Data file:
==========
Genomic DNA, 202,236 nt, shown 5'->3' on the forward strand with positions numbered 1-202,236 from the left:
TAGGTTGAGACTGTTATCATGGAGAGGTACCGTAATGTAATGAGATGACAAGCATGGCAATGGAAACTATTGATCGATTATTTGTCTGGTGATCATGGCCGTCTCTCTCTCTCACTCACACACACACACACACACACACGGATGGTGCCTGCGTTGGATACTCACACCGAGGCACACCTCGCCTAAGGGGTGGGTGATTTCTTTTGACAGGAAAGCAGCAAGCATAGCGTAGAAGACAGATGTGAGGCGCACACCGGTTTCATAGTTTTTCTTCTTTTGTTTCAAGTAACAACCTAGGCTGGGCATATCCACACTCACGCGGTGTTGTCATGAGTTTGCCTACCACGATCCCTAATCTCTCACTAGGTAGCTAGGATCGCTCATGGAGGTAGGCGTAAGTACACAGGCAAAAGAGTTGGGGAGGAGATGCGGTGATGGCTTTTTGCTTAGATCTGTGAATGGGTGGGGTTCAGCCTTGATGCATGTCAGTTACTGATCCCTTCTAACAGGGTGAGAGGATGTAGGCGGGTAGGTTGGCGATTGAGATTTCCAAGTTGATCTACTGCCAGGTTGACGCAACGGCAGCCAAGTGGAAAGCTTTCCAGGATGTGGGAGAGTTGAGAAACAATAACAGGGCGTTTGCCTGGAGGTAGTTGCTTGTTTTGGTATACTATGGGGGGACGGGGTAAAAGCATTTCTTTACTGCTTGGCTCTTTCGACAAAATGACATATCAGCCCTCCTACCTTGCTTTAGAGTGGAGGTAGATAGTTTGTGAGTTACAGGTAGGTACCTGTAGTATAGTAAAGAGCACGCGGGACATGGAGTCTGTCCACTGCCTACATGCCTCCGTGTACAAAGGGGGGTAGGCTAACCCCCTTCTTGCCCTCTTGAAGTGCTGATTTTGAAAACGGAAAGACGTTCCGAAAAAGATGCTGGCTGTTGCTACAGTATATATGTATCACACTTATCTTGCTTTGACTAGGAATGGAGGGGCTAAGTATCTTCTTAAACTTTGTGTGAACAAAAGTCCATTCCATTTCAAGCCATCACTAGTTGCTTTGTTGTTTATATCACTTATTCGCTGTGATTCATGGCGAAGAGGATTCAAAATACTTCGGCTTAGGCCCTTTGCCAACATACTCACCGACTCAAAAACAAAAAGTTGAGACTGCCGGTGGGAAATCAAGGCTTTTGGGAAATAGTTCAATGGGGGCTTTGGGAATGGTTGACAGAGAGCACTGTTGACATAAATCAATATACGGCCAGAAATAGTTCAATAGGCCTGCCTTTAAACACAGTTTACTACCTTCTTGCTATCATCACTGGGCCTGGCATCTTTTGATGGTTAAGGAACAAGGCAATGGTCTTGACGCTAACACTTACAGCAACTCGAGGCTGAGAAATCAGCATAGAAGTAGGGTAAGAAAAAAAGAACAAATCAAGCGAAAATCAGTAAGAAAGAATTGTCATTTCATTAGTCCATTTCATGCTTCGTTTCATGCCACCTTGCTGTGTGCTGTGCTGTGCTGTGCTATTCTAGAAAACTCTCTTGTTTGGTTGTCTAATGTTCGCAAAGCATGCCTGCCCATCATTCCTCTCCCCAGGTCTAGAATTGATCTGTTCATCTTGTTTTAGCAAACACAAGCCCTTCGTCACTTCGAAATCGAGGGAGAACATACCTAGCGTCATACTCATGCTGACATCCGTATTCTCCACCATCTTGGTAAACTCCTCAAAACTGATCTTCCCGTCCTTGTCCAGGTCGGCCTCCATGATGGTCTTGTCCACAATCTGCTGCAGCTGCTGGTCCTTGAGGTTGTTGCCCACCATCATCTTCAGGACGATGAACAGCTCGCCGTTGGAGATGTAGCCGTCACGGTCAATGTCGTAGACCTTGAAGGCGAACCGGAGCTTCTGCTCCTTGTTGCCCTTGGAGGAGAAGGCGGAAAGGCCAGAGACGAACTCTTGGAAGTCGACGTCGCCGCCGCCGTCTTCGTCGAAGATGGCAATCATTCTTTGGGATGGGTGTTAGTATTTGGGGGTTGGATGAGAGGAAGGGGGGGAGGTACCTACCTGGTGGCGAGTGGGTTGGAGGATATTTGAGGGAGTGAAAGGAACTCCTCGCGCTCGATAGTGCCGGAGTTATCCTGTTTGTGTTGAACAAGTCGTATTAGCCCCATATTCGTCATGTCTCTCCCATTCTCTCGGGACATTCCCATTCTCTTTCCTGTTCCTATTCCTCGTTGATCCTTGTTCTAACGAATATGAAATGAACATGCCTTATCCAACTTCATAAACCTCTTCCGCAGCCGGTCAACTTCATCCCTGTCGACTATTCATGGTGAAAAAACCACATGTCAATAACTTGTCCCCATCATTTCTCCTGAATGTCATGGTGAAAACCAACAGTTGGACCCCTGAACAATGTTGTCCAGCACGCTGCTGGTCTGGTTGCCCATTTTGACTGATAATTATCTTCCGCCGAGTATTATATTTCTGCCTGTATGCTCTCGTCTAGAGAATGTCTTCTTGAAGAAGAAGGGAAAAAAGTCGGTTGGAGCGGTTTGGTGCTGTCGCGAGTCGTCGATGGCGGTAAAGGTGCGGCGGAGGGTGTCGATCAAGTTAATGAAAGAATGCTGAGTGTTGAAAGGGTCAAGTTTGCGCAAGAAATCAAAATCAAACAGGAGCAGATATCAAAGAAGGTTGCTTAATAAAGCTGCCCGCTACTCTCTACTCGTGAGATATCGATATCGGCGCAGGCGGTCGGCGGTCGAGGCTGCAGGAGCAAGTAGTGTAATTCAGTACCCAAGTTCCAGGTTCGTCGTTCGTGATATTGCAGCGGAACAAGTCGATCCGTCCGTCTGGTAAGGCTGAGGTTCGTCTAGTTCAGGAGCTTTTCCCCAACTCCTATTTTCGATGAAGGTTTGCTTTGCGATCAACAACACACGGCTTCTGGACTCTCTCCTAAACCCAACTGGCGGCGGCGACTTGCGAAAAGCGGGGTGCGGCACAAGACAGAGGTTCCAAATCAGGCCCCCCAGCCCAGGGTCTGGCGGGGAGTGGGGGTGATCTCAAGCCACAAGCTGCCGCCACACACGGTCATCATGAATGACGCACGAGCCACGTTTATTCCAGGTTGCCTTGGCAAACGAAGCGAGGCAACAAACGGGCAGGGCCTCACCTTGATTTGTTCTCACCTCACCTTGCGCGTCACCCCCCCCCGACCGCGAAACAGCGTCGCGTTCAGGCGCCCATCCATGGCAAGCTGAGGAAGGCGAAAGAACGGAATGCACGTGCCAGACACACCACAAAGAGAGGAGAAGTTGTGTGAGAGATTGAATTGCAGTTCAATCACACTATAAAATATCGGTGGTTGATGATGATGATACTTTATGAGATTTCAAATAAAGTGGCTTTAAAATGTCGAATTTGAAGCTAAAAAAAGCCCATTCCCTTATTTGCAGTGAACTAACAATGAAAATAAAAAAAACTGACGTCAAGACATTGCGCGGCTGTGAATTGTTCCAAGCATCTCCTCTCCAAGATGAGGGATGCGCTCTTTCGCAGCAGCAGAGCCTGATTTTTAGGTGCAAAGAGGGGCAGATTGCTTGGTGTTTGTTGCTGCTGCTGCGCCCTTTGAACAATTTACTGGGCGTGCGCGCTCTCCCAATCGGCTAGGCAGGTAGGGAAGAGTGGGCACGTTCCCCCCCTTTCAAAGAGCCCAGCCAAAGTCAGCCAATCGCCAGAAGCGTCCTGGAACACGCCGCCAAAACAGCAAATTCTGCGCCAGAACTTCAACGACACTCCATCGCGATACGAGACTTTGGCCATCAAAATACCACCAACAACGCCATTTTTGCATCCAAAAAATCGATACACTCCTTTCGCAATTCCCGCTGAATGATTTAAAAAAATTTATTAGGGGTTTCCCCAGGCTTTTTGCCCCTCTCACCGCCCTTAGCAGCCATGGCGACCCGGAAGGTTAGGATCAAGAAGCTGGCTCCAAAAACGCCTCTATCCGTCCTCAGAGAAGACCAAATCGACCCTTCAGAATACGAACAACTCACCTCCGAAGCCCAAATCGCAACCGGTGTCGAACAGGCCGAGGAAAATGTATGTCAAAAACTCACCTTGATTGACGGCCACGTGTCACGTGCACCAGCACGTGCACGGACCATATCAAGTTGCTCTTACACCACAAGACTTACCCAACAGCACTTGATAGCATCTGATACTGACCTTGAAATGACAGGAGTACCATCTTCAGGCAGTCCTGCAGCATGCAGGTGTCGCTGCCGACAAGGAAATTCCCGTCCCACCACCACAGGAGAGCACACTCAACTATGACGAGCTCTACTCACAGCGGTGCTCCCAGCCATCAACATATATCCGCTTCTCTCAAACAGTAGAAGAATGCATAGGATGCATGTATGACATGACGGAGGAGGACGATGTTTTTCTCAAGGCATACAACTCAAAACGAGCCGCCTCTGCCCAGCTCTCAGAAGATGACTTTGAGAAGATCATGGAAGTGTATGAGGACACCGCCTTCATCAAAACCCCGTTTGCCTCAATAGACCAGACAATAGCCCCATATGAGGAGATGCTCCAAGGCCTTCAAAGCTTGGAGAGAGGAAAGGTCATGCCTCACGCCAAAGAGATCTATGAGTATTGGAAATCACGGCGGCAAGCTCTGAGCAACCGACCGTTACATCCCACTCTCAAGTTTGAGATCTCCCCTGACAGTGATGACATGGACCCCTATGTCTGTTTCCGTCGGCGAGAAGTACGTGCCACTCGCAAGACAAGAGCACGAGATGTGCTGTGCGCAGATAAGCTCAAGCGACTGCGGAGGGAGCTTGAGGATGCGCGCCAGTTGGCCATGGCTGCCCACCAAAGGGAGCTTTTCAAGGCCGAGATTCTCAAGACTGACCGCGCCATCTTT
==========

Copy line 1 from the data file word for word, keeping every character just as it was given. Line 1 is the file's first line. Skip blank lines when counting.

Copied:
Genomic DNA, 202,236 nt, shown 5'->3' on the forward strand with positions numbered 1-202,236 from the left: